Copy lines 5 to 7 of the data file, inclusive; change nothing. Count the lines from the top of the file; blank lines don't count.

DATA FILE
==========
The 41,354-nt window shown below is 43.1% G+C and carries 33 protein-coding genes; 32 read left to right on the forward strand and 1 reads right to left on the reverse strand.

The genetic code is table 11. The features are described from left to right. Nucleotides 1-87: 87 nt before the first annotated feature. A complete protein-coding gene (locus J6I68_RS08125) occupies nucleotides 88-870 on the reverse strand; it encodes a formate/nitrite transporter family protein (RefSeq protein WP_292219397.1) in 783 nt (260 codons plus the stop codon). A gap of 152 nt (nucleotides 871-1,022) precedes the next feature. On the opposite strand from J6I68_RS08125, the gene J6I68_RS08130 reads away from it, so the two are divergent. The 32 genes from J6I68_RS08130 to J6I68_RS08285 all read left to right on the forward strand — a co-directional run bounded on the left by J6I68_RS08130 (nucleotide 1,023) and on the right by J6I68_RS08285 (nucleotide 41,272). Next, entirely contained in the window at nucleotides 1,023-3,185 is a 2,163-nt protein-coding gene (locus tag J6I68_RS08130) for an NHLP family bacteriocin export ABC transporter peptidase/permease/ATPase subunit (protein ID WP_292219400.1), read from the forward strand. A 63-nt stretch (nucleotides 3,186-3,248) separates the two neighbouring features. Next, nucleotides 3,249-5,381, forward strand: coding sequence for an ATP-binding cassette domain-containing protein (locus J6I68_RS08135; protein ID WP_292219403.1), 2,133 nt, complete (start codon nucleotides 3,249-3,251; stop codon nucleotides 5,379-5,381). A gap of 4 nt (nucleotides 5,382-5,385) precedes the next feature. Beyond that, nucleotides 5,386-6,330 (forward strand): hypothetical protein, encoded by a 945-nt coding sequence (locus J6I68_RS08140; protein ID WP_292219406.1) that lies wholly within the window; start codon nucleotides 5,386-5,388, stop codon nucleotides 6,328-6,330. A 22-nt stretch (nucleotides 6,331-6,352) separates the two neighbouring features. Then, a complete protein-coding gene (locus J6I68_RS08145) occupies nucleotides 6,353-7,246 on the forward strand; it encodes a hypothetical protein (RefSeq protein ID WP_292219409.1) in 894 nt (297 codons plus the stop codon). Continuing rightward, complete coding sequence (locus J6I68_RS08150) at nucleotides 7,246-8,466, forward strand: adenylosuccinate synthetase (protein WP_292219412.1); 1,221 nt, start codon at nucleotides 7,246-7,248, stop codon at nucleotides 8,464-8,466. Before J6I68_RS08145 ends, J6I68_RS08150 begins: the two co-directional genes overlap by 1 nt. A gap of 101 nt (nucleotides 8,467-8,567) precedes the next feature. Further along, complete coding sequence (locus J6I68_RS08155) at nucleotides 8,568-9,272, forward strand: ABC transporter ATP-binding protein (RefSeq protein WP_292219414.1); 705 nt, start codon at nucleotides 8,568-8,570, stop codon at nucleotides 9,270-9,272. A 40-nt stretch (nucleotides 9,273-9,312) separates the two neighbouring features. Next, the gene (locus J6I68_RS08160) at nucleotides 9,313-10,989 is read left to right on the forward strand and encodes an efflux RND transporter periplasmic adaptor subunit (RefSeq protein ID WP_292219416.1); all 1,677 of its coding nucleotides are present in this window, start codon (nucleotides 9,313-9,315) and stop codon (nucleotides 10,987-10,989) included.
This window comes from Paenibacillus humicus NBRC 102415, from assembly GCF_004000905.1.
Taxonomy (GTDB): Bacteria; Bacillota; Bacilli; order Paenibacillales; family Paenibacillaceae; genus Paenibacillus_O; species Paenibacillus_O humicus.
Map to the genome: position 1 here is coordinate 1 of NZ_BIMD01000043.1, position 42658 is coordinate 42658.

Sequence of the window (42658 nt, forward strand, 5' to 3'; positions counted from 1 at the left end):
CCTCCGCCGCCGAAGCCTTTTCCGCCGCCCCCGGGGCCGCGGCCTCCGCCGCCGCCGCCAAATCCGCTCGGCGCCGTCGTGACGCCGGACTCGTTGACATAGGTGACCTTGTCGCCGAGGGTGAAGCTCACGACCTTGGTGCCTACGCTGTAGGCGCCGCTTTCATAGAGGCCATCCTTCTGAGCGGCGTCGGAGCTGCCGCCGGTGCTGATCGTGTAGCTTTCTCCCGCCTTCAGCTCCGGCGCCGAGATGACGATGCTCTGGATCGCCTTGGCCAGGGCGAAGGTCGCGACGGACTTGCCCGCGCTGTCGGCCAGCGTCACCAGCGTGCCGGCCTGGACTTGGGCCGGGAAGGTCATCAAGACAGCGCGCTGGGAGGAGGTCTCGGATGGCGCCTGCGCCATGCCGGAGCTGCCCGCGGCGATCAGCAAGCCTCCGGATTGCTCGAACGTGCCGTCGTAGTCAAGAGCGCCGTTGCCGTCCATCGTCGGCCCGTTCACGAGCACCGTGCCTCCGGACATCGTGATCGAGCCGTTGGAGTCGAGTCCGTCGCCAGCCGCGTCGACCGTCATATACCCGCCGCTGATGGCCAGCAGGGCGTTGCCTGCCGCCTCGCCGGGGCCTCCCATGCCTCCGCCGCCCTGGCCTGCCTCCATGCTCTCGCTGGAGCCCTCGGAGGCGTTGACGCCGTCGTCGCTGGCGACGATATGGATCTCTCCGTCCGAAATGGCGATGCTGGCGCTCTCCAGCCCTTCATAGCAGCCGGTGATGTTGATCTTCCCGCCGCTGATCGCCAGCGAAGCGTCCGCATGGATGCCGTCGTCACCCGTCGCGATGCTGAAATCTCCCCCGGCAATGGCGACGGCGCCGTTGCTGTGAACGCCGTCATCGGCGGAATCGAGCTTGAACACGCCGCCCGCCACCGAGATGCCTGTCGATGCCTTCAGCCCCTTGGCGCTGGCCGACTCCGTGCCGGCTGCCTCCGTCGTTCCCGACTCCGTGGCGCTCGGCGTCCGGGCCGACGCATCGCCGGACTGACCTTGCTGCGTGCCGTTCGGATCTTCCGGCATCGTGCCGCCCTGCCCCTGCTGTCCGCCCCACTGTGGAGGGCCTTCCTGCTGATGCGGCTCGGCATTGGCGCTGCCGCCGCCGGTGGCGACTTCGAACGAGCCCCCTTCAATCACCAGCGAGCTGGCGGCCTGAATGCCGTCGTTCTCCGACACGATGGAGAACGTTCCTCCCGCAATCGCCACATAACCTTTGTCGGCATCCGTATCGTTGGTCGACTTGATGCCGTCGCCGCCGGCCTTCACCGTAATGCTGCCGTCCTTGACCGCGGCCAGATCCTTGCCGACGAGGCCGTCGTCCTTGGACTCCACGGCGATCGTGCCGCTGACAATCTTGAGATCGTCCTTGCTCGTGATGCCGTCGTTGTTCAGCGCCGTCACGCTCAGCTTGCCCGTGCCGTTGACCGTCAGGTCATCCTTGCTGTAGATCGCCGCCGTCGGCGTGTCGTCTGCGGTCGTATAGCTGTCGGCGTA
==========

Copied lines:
Map to the genome: position 1 here is coordinate 1 of NZ_BIMD01000043.1, position 42658 is coordinate 42658.

Sequence of the window (42658 nt, forward strand, 5' to 3'; positions counted from 1 at the left end):
CCTCCGCCGCCGAAGCCTTTTCCGCCGCCCCCGGGGCCGCGGCCTCCGCCGCCGCCGCCAAATCCGCTCGGCGCCGTCGTGACGCCGGACTCGTTGACATAGGTGACCTTGTCGCCGAGGGTGAAGCTCACGACCTTGGTGCCTACGCTGTAGGCGCCGCTTTCATAGAGGCCATCCTTCTGAGCGGCGTCGGAGCTGCCGCCGGTGCTGATCGTGTAGCTTTCTCCCGCCTTCAGCTCCGGCGCCGAGATGACGATGCTCTGGATCGCCTTGGCCAGGGCGAAGGTCGCGACGGACTTGCCCGCGCTGTCGGCCAGCGTCACCAGCGTGCCGGCCTGGACTTGGGCCGGGAAGGTCATCAAGACAGCGCGCTGGGAGGAGGTCTCGGATGGCGCCTGCGCCATGCCGGAGCTGCCCGCGGCGATCAGCAAGCCTCCGGATTGCTCGAACGTGCCGTCGTAGTCAAGAGCGCCGTTGCCGTCCATCGTCGGCCCGTTCACGAGCACCGTGCCTCCGGACATCGTGATCGAGCCGTTGGAGTCGAGTCCGTCGCCAGCCGCGTCGACCGTCATATACCCGCCGCTGATGGCCAGCAGGGCGTTGCCTGCCGCCTCGCCGGGGCCTCCCATGCCTCCGCCGCCCTGGCCTGCCTCCATGCTCTCGCTGGAGCCCTCGGAGGCGTTGACGCCGTCGTCGCTGGCGACGATATGGATCTCTCCGTCCGAAATGGCGATGCTGGCGCTCTCCAGCCCTTCATAGCAGCCGGTGATGTTGATCTTCCCGCCGCTGATCGCCAGCGAAGCGTCCGCATGGATGCCGTCGTCACCCGTCGCGATGCTGAAATCTCCCCCGGCAATGGCGACGGCGCCGTTGCTGTGAACGCCGTCATCGGCGGAATCGAGCTTGAACACGCCGCCCGCCACCGAGATGCCTGTCGATGCCTTCAGCCCCTTGGCGCTGGCCGACTCCGTGCCGGCTGCCTCCGTCGTTCCCGACTCCGTGGCGCTCGGCGTCCGGGCCGACGCATCGCCGGACTGACCTTGCTGCGTGCCGTTCGGATCTTCCGGCATCGTGCCGCCCTGCCCCTGCTGTCCGCCCCACTGTGGAGGGCCTTCCTGCTGATGCGGCTCGGCATTGGCGCTGCCGCCGCCGGTGGCGACTTCGAACGAGCCCCCTTCAATCACCAGCGAGCTGGCGGCCTGAATGCCGTCGTTCTCCGACACGATGGAGAACGTTCCTCCCGCAATCGCCACATAACCTTTGTCGGCATCCGTATCGTTGGTCGACTTGATGCCGTCGCCGCCGGCCTTCACCGTAATGCTGCCGTCCTTGACCGCGGCCAGATCCTTGCCGACGAGGCCGTCGTCCTTGGACTCCACGGCGATCGTGCCGCTGACAATCTTGAGATCGTCCTTGCTCGTGATGCCGTCGTTGTTCAGCGCCGTCACGCTCAGCTTGCCCGTGCCGTTGACCGTCAGGTCATCCTTGCTGTAGATCGCCGCCGTCGGCGTGTCGTCTGCGGTCGTATAGCTGTCGGCGTA